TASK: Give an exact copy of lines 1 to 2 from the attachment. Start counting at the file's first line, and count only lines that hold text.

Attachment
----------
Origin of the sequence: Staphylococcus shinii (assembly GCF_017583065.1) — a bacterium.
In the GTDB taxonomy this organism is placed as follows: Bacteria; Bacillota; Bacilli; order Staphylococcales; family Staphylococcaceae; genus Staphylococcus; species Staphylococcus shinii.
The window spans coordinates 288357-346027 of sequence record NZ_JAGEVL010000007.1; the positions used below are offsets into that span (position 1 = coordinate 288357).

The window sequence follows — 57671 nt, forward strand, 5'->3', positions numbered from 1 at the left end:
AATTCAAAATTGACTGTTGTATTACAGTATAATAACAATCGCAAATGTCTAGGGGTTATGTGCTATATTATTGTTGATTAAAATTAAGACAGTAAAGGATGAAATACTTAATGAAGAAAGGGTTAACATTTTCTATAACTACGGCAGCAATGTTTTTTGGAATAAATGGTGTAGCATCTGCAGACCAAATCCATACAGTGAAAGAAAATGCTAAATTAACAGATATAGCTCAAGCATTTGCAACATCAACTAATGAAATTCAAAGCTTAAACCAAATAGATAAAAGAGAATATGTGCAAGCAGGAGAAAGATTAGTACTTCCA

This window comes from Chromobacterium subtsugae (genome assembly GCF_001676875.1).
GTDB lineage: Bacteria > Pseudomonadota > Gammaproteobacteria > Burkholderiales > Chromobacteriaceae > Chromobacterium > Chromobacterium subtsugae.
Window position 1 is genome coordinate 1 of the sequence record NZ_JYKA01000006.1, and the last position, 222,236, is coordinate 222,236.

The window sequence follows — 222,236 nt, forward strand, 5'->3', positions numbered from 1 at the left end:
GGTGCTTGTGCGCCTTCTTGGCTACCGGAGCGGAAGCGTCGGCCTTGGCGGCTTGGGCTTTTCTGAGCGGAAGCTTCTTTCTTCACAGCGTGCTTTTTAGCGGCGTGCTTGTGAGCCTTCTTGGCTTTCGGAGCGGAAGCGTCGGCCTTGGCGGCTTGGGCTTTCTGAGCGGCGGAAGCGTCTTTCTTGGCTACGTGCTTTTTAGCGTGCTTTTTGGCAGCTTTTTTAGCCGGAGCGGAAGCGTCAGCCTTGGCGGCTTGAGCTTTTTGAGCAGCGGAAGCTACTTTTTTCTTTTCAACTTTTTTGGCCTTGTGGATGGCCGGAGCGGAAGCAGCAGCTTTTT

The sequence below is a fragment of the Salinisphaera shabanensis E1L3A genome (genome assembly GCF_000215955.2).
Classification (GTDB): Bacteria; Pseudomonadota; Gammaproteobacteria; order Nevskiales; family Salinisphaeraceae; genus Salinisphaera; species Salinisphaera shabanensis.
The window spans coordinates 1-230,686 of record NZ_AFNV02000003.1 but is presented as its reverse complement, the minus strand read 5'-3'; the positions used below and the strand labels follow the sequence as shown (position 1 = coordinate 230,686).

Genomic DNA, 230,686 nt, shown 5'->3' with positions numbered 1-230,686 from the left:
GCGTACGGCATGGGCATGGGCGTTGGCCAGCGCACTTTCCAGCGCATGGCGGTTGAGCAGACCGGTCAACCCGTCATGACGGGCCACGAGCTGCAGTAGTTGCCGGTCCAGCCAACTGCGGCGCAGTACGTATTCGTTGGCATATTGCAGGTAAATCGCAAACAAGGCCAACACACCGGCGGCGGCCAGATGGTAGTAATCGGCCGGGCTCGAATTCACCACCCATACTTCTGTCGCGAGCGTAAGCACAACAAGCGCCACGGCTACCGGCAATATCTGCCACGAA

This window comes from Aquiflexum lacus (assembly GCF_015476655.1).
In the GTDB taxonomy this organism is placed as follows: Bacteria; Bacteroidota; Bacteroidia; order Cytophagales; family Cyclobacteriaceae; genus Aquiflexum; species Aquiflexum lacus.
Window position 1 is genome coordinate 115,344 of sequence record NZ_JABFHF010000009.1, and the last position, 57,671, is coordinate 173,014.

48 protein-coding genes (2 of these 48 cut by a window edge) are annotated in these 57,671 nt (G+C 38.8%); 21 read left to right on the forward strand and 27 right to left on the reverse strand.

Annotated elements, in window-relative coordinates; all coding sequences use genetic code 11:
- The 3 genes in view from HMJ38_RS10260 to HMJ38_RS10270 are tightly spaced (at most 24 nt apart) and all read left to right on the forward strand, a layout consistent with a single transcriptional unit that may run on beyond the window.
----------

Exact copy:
Origin of the sequence: Staphylococcus shinii (assembly GCF_017583065.1) — a bacterium.
In the GTDB taxonomy this organism is placed as follows: Bacteria; Bacillota; Bacilli; order Staphylococcales; family Staphylococcaceae; genus Staphylococcus; species Staphylococcus shinii.